The writer is contributing editor, The Friday Times
In his novel Shame Salman Rushdie’s character Saleem remarks that “no people whose word for ‘yesterday’ is the same as their word for ‘tomorrow’ can be said to have a firm grip on the time”. Earlier in the novel, the narrator finds it difficult to tell the story of Khayam, remarking that “it seems that the future cannot be restrained, and insists on seeping back into the past.”
Writing a book review in August 2008, Khaled Ahmed ended his argument thus: “Jadeed (modern) in Arabic comes from the root jdd meaning grandfather.” Even in “modernity” we seek the past!
So, what’s the point?
The video, dear reader, of a mob beating two boys to death while policemen watch them being murdered. And how does that relate to our inability to differentiate between yesterday and tomorrow, both being designated as kal in our language? Consider.
At one level the incident can be explained rather simply. The policemen thought – let’s assume – that the boys were armed robbers, had killed two people and got caught by the mob. Let them get what they bargained for. If the mob kills them, the police won’t have to go through with the procedures and investigations and perhaps see them walk away without being punished. After all, the police often “encounters” bad characters.
So, the policemen stand there while two men, one in white, the other in a black shalwar kameez, take turns to beat the boys to death with sticks. That was the initial story, the one about the boys having killed two persons during an armed robbery. Now, as the saga unfolds, we are told that it may not be true, that the boys might have been killed by rivals because of old enmity. The Supreme Court of Pakistan and the Lahore High Court have taken suo motu notices of the incident, ordered inquires and suspended 14 police officials.
What actually happened and why, we will know when the inquiry report comes in. But let’s assume here that the mob caught them after they had killed two people. While in some cases one can understand a mob’s rage, especially in a society that has got used to conflating and confusing justice with revenge, what of the police? Could they have allowed something like this? Simple answer: no.
Quite often we ascribe this kind of retaliation to lex talionis, an eye for an eye. But at the root of that principle is one of the purposes of law which referred to the provision of equitable retribution for an offended party and by doing so defined and restricted the extent of retribution. Lex talionis was not about lynching. If anything, it forms the basis, if biblical mentions are anything to go by, of due process on which the entire modern legal edifice stands.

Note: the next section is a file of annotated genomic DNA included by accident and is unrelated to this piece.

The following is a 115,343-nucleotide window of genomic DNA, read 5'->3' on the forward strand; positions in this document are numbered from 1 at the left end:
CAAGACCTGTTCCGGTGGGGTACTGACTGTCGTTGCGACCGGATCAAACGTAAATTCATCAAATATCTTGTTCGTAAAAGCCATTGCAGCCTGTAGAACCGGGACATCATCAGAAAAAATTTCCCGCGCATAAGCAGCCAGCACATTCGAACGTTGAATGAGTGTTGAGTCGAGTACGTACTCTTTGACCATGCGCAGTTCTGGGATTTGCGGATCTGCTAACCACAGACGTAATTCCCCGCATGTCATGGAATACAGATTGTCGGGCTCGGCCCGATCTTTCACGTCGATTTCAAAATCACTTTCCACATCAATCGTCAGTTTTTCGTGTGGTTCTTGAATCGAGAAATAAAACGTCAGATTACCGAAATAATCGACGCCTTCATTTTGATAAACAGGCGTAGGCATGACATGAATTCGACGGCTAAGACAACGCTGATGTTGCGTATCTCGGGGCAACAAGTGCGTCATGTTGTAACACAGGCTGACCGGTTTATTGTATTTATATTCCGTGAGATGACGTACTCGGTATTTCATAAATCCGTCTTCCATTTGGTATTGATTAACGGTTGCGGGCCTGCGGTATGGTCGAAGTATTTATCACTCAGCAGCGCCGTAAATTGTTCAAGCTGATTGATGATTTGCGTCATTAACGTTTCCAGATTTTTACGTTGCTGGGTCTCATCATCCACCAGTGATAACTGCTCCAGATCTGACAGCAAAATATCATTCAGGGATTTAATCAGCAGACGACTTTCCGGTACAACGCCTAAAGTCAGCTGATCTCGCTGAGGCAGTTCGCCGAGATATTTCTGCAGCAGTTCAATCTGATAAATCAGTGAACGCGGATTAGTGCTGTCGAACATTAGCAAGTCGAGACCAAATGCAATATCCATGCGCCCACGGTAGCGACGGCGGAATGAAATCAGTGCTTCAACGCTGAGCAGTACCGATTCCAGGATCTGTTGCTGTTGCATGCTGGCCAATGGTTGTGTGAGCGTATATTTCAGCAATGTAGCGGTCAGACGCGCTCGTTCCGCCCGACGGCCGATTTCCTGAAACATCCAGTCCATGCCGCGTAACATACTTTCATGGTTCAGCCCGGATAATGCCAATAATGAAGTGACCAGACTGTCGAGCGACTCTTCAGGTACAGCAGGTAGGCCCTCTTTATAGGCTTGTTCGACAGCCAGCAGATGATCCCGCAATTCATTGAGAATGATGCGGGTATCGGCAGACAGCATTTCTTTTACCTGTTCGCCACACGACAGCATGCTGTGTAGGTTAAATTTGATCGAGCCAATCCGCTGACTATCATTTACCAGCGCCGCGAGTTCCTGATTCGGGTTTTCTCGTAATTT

The Eighth Amendment of the United States Constitution, part of the Bill of Rights, prohibits the federal government from imposing cruel and unusual punishments and the US Supreme Court has ruled that the amendment’s Cruel and Unusual Punishment Clause applies to the states also. Our constitution has Article 9 which guarantees protection of life.
In South Waziristan, standing inside Qari Hussain Mehsud’s compound and looking at the raised platform where the Taliban slaughtered their victims, I wondered what kind of person could do that. Seeing the video from Sialkot, the answer is: you and me.
In Malakand, before the people became wise to what the Taliban stood for, most I talked to in several trips there would tell me how quickly the Taliban dispensed justice. Proximity is what the tribal spirit looks for. Modern society is not a function of proximity; nor is it about the personal. It rests on structures and layers and judgement based on institutional and legal responses.
We have obviously regressed; or maybe we never reached the point from where we could regress. The Taliban in Fata and the mob and the police in Sialkot are kindred beings bound by an aversion to tomorrow, tomorrow being a metaphor for modernity and progress towards due process and individual rights. Clearly, it is important to have two separate words for yesterday and tomorrow or our future will continue to seep back into the past.
Published in The Express Tribune, August 23rd, 2010.